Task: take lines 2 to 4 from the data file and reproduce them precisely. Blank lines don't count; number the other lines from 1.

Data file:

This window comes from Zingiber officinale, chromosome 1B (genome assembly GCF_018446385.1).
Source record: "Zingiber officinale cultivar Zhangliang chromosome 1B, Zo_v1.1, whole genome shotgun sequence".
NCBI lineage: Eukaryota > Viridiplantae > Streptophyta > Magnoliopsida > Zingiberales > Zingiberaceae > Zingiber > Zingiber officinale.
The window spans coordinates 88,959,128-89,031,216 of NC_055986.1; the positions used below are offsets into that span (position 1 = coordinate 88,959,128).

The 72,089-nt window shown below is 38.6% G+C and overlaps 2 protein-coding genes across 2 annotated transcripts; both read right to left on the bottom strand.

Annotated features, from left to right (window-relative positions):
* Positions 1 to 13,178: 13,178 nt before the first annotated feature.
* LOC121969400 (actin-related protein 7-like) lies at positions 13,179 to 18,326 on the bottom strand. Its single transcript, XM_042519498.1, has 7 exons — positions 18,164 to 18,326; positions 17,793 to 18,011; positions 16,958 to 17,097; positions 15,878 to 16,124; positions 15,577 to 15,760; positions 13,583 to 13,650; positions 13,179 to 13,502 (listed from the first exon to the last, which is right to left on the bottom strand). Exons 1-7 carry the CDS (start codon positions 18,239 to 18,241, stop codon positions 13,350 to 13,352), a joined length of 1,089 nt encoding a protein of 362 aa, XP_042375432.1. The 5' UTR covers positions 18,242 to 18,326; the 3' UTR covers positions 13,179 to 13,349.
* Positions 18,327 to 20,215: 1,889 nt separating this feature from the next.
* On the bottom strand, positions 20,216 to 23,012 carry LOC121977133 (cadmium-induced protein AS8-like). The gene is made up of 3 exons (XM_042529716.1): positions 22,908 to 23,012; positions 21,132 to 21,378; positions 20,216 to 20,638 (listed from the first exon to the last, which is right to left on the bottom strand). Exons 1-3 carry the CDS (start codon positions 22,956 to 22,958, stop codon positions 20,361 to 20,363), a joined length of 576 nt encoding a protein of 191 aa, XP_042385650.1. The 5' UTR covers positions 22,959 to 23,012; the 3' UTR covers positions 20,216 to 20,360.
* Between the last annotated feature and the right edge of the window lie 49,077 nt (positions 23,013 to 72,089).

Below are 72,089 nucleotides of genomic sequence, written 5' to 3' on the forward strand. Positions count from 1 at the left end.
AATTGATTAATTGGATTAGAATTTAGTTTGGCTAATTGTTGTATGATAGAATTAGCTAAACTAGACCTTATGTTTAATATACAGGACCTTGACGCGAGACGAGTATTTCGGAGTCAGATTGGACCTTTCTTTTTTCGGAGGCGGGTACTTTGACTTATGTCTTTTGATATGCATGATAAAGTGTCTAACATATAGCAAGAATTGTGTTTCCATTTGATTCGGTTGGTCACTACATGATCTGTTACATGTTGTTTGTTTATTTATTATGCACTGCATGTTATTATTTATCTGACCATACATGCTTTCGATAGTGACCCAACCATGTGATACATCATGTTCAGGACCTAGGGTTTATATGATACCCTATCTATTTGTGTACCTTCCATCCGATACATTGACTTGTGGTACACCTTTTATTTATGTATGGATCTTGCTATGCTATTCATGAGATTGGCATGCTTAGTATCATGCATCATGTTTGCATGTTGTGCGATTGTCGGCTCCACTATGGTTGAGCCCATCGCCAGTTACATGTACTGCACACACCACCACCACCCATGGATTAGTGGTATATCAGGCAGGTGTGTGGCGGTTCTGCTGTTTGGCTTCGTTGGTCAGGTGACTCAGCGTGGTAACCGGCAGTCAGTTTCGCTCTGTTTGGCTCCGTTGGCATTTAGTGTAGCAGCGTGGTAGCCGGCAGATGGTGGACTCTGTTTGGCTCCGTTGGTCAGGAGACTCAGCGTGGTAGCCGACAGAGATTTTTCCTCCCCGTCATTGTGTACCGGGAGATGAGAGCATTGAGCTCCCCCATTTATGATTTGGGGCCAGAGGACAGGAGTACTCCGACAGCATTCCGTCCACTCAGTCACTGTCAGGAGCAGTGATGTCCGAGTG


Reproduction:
Source record: "Zingiber officinale cultivar Zhangliang chromosome 1B, Zo_v1.1, whole genome shotgun sequence".
NCBI lineage: Eukaryota > Viridiplantae > Streptophyta > Magnoliopsida > Zingiberales > Zingiberaceae > Zingiber > Zingiber officinale.
The window spans coordinates 88,959,128-89,031,216 of NC_055986.1; the positions used below are offsets into that span (position 1 = coordinate 88,959,128).